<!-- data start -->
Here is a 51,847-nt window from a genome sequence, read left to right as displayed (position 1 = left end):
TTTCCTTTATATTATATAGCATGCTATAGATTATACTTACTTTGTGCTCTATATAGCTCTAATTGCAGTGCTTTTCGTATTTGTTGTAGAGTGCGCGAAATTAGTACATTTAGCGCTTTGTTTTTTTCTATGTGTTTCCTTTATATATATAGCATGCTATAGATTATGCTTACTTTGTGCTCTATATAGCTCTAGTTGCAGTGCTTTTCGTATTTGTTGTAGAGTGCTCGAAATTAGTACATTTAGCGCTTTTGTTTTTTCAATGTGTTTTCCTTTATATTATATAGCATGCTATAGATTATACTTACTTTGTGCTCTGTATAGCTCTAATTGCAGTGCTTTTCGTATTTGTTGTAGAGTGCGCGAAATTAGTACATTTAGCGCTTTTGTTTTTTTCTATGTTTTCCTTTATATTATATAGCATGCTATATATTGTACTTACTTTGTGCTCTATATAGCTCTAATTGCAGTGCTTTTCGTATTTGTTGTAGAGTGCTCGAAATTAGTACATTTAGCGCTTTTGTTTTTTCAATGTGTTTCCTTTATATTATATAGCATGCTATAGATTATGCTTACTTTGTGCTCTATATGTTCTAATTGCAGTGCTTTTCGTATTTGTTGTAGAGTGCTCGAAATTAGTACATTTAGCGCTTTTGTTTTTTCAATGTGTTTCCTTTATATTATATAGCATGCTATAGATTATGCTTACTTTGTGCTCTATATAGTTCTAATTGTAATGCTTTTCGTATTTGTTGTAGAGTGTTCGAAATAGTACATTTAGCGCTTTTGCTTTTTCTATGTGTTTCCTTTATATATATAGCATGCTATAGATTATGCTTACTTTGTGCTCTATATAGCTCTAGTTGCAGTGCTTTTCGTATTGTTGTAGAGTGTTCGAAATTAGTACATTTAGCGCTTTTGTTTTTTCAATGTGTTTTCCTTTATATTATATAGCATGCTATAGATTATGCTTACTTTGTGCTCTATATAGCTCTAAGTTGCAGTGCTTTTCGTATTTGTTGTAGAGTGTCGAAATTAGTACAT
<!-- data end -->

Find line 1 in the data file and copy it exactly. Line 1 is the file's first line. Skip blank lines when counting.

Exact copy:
Here is a 51,847-nt window from a genome sequence, read left to right as displayed (position 1 = left end):